A study by scientists from the USA showed that if if global corporations paid damages for emissions that cause climate change, their profits would drop by 44%.
Scientists analyzed the data of 15,000 companies and found that the "corporate carbon loss" from this share alone could reach trillions of dollars, reports Green Queen.
It is noted that scientists studied companies from the USA, Great Britain, the EU and other countries that are required to report on their emissions. They followed the proposed The Environmental Protection Agency estimates the cost of carbon pollution at $190 per ton.
Researchers found that if companies were to pay for their contribution to carbon pollution, they would lose 3% of their revenue. In the US, losses would be 18.5% of profit and 2% of revenue.
It is noted that the largest carbon loss was found in four energy-intensive industries. Thus, the energy, utilities, transport and industry sectors account for 89% of the total corporate carbon loss. Losses in these industries would exceed profits, particularly by double the utility sector.
The study showed that the banking and investment sectors cause the least carbon losses (up to 1% of their profits). Among the countries, the largest carbon losses are caused by Russia and Indonesia, and the lowest by Great Britain and the USA.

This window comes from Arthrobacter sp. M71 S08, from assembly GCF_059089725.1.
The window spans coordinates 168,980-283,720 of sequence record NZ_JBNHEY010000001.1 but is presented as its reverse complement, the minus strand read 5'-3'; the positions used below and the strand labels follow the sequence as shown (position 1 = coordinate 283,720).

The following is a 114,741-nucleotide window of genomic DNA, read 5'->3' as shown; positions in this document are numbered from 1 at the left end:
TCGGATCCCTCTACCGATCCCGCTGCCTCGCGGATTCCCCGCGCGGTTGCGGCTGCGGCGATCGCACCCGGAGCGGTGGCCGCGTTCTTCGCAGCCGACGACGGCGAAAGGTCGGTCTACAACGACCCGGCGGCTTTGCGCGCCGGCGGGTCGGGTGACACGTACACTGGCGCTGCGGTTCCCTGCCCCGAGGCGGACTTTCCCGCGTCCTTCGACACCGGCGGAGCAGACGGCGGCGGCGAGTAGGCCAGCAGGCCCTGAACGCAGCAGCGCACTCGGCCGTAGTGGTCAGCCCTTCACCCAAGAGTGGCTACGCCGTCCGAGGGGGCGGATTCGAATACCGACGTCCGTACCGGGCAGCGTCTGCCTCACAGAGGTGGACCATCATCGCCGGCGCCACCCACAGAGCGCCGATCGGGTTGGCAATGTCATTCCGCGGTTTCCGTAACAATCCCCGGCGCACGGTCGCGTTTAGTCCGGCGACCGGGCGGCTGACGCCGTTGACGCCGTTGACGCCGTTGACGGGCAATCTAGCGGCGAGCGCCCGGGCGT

It is noted that the study took into account only direct emissions. That is, for example, emissions from the production of a car, not its operation.
According to study co-author Christian Loys, the calculations also apply to only a fraction of the world's companies, with many public firms excluded and private ones not listed at all. However, the study showed which activities are particularly costly to society from a climate perspective.
Scientists say that mandatory disclosure of information about emissions can help reduce their number, because:
- without reliable measurements and reliable data, it is impossible to have a policy of limiting emissions;
- it will help financial markets to evaluate existing and expected future environmental policies;
- such requirements can incentivize businesses to control their environmental impact even without a climate policy.
The authors argue that mandatory disclosure can hold firms accountable for their commitments to reduce emissions and achieve climate neutrality. Currently, there is a lack of data on whether firms are delivering on their climate pledges or simply engaging in greenwashing.
"It is difficult to imagine a successful approach to the climate problem that is not based on mandatory information disclosure," the scientists said.
Earlier, EcoPolitic wrote, that an anonymous survey showed that 58% of CEOs worldwide and 68% in the US said their companies were guilty of greenwashing.
As EcoPolitic previously reported, a study by the independent analytical center InfluenceMap showed that the 5 largest oil and gas companies exaggerate their environmental contributions in public messages and continue to direct the majority of investments to oil and gas projects.